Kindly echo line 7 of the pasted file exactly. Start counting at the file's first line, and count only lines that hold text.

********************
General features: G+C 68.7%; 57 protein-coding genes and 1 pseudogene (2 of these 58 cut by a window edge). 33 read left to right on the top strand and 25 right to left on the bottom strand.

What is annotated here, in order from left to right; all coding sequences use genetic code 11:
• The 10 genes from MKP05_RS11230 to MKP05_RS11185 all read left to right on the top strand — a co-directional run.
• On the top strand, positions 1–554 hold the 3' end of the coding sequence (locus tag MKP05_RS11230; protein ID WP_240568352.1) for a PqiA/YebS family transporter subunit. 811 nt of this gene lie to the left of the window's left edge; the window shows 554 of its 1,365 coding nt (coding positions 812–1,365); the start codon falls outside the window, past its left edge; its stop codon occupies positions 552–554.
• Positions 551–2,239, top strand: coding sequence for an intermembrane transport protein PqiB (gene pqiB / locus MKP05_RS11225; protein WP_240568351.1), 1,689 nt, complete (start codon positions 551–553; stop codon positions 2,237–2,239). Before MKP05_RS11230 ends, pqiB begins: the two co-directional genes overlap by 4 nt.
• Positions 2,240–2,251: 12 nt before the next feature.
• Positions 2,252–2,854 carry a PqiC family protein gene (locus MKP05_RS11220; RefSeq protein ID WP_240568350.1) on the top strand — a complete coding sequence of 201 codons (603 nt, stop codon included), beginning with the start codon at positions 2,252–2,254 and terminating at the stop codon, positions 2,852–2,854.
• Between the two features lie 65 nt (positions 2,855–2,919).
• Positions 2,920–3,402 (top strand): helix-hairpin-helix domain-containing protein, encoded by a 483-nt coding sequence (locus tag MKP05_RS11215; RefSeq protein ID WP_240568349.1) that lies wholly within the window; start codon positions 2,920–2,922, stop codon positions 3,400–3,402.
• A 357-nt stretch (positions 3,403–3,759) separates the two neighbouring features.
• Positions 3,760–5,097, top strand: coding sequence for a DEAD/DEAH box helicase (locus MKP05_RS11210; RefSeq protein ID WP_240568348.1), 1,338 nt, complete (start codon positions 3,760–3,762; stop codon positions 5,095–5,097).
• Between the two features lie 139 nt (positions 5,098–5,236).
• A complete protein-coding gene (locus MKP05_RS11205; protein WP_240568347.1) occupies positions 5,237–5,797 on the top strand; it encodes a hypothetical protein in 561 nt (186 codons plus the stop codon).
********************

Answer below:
• Positions 2,252–2,854 carry a PqiC family protein gene (locus MKP05_RS11220; RefSeq protein ID WP_240568350.1) on the top strand — a complete coding sequence of 201 codons (603 nt, stop codon included), beginning with the start codon at positions 2,252–2,254 and terminating at the stop codon, positions 2,852–2,854.